4½-litre 1927-31 Bentley ‘Blower’
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Welcome to my project and thank you very much for looking,
The Bentley 4.5-litre was an iconic British racing car, known not for racing victory but for the sheer thought of one crossing the finish line with Bentley's courageous drivers at the wheel. The supercharged models, referred to as Bentley 'Blowers', added an excitement to the car and its races that the normal model may not have achieved on its own. It is just one of many racing legends.
-The model combines Lego bricks and Technic.
-Two new green colours, a dark racing green (chassis, fuel tank, wheels and bonnet) and a camouflage green (rear car body).
-Working steering function that mimics the real mechanism on the car.
-Removable bonnet reveals the engine and steering column, with the suggestion of new bonnet straps.
-Tilted front wheels/positive camber.
-Rear differential is linked to the engine, meaning the engine crankshaft will turn when the car is pushed along.
An insight to the Bentley's Racing History:
In 1923 the first 24-hour race at Le Mans in France was held, back then it was seen as more of an endurance test for cars rather than a race, the Bentley 4.5-litre won the Le Mans race once in 1928, it was famous not for racing victory but for its many speed records, reliability and racing situations/stories.
Originally the Bentley racing cars used a 3-litre engine but by 1927 they were lacking in power to cope with new competition- the car was reworked into a 4.5-litre model. In 1927 two 3-litres and the new 4.5-litre were entered at Le Mans, however during the race there was a major crash that knocked out two of the three Bentley's, including the 4.5-litre, the remaining 3-litre went on to finish the race. The following year (1928) all three Bentley's entered were 4.5-litre models. Over the course of the race, one suffered a puncture and another cracked its chassis frame, the remaining Bentley was in second place and it too was in danger of sustaining damage. They overtook the lead car when as it was refuelling but towards the end of the race the chassis became distorted and the driver slowed down to carefully complete the final laps, still finishing 8 miles ahead of the other cars. Motor Sport described it too be 'one of the finest road races ever staged'. The next year victory didn't go to a 4.5-litre model, despite four being entered, but the new 'Speed Six' (6.6-litre) model.
In the 1930 Le Mans the specific car that I've built was entered- The Bentley 'Blower', a project lead by one of Bentley's victorious drivers 'Tim' Birkin that involved supercharging the 4.5-litre engine to increase power. During the 4.5-litre's production (1927-1931) 720 normal models were made compared to 55 supercharged 'Blower' models. Over its racing time the car certainly gained a reputation for unreliability- unlike the normal 4.5-litre model. During a race at Brooklands in 1929 the cars body caught fire because of a cracked exhaust, nonetheless it was put out and Birkin carried on racing, following the incident his car was re-bodied into a streamlined red shell, that was called the Bentley Blower No.1. The funny thing is, W.O Bentley, the company's founder always disapproved of supercharging the 4.5-litre, he said it would 'corrupt its performance' yet it went ahead and happened anyway. Two of the 'Blower' models (the exact car that I've built) were entered in 1930 alongside the three main 6.5-litre cars. Birkin (in a 'Blower' 4.5) drove agressively and in doing so ripped a tyre, it was quickly changed and he set off again only 11 seconds behind the lead German car, as they were neck and neck the Bentley suffered tyre damage again and dropped back in the race. Despite Birkin setting the lap record, both the Bentley 'Blowers' were out of the race by the 21st hour due to various damages, underlining the cars unreliability. During the same year, Birkin raced a Bentley 'Blower' in the French Grand Prix and, to everyone's amazement, finished second behind a much lighter Bugatti type 35. Ettore Bugatti was annoyed with the Bentley's performance, calling it the 'fastest lorry in the world'. At full speed the Bentley 'Blower' consumes 4-litres in a minute...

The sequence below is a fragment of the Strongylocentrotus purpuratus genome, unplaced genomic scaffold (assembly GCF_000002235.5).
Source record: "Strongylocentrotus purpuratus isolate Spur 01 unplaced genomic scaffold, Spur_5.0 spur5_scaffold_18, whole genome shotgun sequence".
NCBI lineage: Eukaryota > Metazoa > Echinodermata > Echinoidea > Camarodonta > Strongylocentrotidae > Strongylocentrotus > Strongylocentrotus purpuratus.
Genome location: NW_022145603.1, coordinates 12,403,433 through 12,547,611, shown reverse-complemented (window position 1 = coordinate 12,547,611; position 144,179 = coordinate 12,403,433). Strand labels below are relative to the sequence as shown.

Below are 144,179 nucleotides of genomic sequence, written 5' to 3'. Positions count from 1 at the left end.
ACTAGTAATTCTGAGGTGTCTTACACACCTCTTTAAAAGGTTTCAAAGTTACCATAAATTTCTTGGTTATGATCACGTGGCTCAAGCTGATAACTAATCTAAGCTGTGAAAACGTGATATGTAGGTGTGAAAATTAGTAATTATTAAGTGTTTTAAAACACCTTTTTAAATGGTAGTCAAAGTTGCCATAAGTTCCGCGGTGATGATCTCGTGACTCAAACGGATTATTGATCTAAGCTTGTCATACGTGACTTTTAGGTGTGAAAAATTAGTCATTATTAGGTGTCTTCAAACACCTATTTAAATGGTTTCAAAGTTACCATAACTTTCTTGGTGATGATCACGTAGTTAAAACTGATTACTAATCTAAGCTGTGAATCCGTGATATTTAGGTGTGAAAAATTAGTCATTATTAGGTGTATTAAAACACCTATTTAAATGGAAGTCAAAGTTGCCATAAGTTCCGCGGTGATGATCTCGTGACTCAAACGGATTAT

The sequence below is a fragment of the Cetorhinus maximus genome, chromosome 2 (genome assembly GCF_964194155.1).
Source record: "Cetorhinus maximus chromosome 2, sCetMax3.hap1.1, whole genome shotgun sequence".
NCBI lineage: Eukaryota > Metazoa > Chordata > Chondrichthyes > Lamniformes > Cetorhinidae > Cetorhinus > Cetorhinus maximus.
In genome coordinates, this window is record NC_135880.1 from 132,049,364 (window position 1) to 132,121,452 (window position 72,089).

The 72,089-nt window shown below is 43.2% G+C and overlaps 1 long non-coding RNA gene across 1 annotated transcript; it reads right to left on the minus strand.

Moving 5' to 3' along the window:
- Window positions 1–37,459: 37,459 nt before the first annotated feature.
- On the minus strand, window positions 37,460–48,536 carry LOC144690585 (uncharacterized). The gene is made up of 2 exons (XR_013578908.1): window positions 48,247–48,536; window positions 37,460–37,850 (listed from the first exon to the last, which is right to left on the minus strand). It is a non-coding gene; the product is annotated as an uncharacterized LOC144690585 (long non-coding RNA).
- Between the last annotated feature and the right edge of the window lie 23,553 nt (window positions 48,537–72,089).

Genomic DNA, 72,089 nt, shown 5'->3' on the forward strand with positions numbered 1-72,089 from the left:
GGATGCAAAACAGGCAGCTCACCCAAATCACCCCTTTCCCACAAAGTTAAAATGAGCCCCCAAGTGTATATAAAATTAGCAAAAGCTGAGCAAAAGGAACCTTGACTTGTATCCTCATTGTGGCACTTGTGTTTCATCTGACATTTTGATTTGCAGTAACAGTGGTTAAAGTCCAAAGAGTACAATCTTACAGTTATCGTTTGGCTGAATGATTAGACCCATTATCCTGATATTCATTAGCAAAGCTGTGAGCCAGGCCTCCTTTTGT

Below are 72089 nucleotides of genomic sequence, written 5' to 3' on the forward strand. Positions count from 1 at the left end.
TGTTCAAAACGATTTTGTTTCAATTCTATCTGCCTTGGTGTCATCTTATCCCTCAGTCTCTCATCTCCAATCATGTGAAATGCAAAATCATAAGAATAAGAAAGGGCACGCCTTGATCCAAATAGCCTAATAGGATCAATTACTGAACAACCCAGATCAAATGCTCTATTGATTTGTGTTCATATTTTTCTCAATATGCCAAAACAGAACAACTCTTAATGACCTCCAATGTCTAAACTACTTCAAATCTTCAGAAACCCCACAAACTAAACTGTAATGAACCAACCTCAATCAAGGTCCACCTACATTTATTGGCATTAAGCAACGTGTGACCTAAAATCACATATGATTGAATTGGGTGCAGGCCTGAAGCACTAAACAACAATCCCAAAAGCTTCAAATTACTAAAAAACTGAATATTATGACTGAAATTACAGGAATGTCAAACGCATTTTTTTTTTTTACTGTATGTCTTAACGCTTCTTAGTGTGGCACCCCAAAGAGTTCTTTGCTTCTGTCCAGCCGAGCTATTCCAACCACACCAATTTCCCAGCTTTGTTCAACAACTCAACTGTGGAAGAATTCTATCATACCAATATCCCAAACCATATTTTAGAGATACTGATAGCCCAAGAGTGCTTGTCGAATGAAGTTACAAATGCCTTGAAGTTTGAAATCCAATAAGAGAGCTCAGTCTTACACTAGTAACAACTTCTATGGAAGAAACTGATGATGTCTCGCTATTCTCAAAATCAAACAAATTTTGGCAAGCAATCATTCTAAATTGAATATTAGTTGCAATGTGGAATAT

The Making Process:
I started this project in August 2018 and its taken me around eight months of on and off progress to complete. I’ve spent countless hours redesigning every part over and over again, from rebuilding the entire chassis to the small details on the engine in order to recreate the most accurate representation I possibly could. First, I built a sort of 'prototype' model using parts of all different colours, once this was complete the next task was to get the car into the correct colours, I took the model apart into sections and figured out which parts I had to order and which needed to be sprayed. Once the parts had arrived, I built the sections made up of existing Lego colours and took apart, piece by piece, the bricks that needed spray painting. The original model was photographed so that I could remember how it all fit together. I sprayed all the parts in either a dark racing green or camouflage green, then built the whole model back together again. Accuracy and detail have definitely been the key factors throughout the project.
A lot of my time was spent perfecting the steering function, it mimics the real life mechanism, has a good turning circle and works alongside the tilted front wheels. The steering mechanism used in the Bentley is called ‘worm and wheel’, a spiral gear on the steering column is interlocked (at an angle) with a small gear attached to a steering linkage, the steering linkage is then attached to the right front wheel hub which is connected to the left wheel hub using a another linkage. Look at the chassis photography to see what I’m talking about.
Thanks for reading and your support is much appreciated...